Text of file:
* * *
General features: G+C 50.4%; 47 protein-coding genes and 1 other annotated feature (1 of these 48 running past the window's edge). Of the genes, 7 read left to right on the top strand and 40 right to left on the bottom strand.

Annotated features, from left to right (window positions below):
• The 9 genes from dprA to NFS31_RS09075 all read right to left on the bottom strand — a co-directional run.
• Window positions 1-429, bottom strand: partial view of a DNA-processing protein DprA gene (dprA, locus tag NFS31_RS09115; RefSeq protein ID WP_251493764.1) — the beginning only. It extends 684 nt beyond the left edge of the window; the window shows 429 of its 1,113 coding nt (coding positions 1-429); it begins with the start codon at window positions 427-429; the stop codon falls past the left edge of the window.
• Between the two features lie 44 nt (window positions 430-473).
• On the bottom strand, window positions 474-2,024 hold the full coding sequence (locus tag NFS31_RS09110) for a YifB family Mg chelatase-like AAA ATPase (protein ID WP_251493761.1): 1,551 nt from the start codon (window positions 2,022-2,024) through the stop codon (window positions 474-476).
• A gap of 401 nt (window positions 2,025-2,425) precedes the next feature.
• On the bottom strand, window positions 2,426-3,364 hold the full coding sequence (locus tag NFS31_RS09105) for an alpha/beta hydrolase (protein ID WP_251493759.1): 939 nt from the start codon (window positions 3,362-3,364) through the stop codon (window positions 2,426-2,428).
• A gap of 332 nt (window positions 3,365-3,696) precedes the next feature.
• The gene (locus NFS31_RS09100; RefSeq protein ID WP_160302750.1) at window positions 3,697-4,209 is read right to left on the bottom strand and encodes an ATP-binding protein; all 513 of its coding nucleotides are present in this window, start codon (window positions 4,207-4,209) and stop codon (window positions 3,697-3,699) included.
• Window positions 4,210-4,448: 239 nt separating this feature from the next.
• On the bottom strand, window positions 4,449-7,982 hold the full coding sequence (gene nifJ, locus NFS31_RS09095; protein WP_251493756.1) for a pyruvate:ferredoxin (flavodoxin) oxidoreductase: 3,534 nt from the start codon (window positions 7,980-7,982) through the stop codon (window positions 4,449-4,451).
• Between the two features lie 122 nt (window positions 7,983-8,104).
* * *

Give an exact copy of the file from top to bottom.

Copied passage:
General features: G+C 50.4%; 47 protein-coding genes and 1 other annotated feature (1 of these 48 running past the window's edge). Of the genes, 7 read left to right on the top strand and 40 right to left on the bottom strand.

Annotated features, from left to right (window positions below):
• The 9 genes from dprA to NFS31_RS09075 all read right to left on the bottom strand — a co-directional run.
• Window positions 1-429, bottom strand: partial view of a DNA-processing protein DprA gene (dprA, locus tag NFS31_RS09115; RefSeq protein ID WP_251493764.1) — the beginning only. It extends 684 nt beyond the left edge of the window; the window shows 429 of its 1,113 coding nt (coding positions 1-429); it begins with the start codon at window positions 427-429; the stop codon falls past the left edge of the window.
• Between the two features lie 44 nt (window positions 430-473).
• On the bottom strand, window positions 474-2,024 hold the full coding sequence (locus tag NFS31_RS09110) for a YifB family Mg chelatase-like AAA ATPase (protein ID WP_251493761.1): 1,551 nt from the start codon (window positions 2,022-2,024) through the stop codon (window positions 474-476).
• A gap of 401 nt (window positions 2,025-2,425) precedes the next feature.
• On the bottom strand, window positions 2,426-3,364 hold the full coding sequence (locus tag NFS31_RS09105) for an alpha/beta hydrolase (protein ID WP_251493759.1): 939 nt from the start codon (window positions 3,362-3,364) through the stop codon (window positions 2,426-2,428).
• A gap of 332 nt (window positions 3,365-3,696) precedes the next feature.
• The gene (locus NFS31_RS09100; RefSeq protein ID WP_160302750.1) at window positions 3,697-4,209 is read right to left on the bottom strand and encodes an ATP-binding protein; all 513 of its coding nucleotides are present in this window, start codon (window positions 4,207-4,209) and stop codon (window positions 3,697-3,699) included.
• Window positions 4,210-4,448: 239 nt separating this feature from the next.
• On the bottom strand, window positions 4,449-7,982 hold the full coding sequence (gene nifJ, locus NFS31_RS09095; protein WP_251493756.1) for a pyruvate:ferredoxin (flavodoxin) oxidoreductase: 3,534 nt from the start codon (window positions 7,980-7,982) through the stop codon (window positions 4,449-4,451).
• Between the two features lie 122 nt (window positions 7,983-8,104).